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Debate Over Intelligence and Creativity Holds Little Relevance

Is there a relationship between IQ, or intelligence, and creativity? If so, what is it? Equally important, how can we use one measurement to test another? What makes all this so important is simply that creativity is now widely recognized as one of the most important...

STEM + ART = MATTERS!

Our goal is to facilitate growth and education in STEM-A philosophy and pedagogy, implementing the latest exploration of STEM education, creating a space for students to explore and experiment through art....

Sorry: Art Is a Business

The myth of the starving artist is just that, a myth, according to a recent report of the Strategic National Arts Alumni Project (SNAAP). "Arts graduates are finding ways to put together careers and be employed -- and many of them are satisfied with their...

ArtPlace Could Make the Difference In Communities Across America

After some months (it could be argued, years), Rocco Landsman, Chair of the National Endowment for the Arts (NEA) has put together a national organization dedicated to building creative places in cities around the country, demonstrating the vital link between the arts and economic development....

Nurturing Arts Districts for the New Economy

The economy is in the toilet and it is hard, some would say impossible, to talk about the future. "Arts districts"? You have got to be kidding. In spite of the pessimism, ULI San Diego/Tijuana http://ulisd.org/ hosted a seminar earlier this month entitled "Powering Innovation Economies,"...

This Is Your Brain On Art (sizzle sizzle)

September 12, 2011 By

She’s not the only one.  But unlike many of the others, she decided to do something about it.  So on October 30, 2010, Shumaker pasted a bunch of electrodes to her forehead, hooked them up to a computer, and tracked her brain’s electrical signals while watching a live performance.  She recorded the humming of her synapses, so to speak, and now she’s trying to figure out what it means.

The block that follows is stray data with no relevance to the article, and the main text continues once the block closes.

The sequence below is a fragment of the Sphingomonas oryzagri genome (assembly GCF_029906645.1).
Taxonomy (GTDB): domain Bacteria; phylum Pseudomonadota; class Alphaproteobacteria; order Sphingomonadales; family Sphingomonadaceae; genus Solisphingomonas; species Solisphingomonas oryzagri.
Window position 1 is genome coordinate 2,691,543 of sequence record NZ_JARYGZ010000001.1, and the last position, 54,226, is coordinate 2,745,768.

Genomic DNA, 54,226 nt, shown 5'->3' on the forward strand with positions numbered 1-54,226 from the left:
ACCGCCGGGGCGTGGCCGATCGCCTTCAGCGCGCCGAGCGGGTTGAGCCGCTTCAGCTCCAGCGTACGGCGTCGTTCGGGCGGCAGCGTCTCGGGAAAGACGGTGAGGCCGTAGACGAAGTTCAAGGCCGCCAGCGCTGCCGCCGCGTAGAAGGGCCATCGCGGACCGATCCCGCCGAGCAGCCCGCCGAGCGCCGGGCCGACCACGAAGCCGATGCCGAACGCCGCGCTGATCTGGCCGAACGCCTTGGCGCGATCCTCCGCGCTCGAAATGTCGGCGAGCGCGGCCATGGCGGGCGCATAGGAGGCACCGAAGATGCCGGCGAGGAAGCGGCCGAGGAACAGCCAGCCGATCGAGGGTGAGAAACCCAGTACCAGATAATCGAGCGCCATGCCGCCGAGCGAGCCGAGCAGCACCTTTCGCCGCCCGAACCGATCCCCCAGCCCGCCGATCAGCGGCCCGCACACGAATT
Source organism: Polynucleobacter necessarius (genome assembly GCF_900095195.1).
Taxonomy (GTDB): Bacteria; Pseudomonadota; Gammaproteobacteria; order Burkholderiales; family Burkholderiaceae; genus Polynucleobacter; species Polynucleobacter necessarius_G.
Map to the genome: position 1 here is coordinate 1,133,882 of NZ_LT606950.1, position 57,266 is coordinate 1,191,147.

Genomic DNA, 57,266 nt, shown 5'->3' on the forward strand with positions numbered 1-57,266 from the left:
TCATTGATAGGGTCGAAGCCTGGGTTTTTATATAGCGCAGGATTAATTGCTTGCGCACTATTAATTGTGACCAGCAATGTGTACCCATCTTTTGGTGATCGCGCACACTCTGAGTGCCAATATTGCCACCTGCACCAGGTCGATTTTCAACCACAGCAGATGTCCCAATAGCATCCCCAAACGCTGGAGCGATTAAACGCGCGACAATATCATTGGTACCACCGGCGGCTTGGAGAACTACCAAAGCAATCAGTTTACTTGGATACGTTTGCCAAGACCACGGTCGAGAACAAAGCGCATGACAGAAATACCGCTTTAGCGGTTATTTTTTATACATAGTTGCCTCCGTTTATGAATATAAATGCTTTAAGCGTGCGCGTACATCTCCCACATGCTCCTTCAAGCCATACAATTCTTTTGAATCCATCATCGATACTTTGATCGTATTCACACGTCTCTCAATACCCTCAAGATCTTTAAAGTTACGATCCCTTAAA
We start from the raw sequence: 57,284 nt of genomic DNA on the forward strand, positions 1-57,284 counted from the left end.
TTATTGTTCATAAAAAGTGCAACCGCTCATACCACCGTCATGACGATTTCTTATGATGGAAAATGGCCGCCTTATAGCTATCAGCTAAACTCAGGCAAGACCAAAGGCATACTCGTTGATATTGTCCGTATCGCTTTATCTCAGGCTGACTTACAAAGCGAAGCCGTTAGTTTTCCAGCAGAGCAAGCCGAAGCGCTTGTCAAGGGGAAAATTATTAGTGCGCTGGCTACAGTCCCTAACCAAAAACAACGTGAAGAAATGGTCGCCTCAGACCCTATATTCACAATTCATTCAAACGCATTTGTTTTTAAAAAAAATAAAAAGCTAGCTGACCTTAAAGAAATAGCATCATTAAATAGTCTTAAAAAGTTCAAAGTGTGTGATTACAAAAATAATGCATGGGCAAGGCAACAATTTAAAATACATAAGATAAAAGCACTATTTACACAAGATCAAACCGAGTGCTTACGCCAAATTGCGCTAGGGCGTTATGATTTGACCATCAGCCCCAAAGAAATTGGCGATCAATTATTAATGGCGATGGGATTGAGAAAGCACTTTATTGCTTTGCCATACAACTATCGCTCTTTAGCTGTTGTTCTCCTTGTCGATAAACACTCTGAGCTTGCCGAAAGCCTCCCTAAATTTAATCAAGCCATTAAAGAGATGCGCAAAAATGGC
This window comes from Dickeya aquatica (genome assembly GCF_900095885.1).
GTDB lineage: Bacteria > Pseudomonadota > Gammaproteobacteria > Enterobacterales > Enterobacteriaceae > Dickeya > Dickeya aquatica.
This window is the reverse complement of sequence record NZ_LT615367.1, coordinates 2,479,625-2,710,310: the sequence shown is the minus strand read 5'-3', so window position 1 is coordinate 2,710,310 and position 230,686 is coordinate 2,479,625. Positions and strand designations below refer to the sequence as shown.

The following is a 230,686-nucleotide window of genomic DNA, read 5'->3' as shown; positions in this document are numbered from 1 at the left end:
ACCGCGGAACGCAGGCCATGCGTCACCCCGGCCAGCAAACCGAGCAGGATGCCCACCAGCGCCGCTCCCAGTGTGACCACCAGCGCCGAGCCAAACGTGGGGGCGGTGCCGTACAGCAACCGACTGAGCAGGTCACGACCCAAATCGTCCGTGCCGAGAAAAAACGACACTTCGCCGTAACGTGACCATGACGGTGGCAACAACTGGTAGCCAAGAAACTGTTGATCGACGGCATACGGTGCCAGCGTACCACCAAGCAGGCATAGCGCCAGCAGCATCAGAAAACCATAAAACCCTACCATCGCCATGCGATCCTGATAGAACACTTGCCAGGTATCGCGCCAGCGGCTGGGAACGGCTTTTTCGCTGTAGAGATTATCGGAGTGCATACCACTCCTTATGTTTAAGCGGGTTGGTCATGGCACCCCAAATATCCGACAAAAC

This is a follow-up post to an earlier post, “Syncing Brainwaves Through the Fourth Wall.”  After I wrote that, I heard about someone right in my own backyard who was actually attempting to examine brainwaves in conjunction with theatrical attendance.  Pretty cool stuff!  A version of this will appear in print in Theatre Bay Area magazine in October.

Working in conjunction with the psychology department at Humboldt State University, Shumaker is attempting to to use electroencephalography, more commonly known as EEG, to measure what’s the science world calls “affect,” and what most laypeople would call “emotion.”

“I’m looking at what are called alpha asymmetry scores,” Shumaker says.  “When you take readings of electrical activity through electrodes on the skin above the prefrontal cortex, you can tell by the changing differences between the scores on the left and right sides what is happening with affect, or emotion—so the actual emotional experiences of a person can be tracked, in a way, using these asymmetry scores.”

Shumaker believes that research like this may actually be able to shed some light on some of the fundamentals that make theatre so unique and transformative.

“Theatre is an excellent medium for helping us start to understand aesthetic experiences that are extremely complicated,” says Shumaker.  “Unlike simple conversation, which is complex enough, theatre combines everything from physical movement to auditory and visual stimuli.”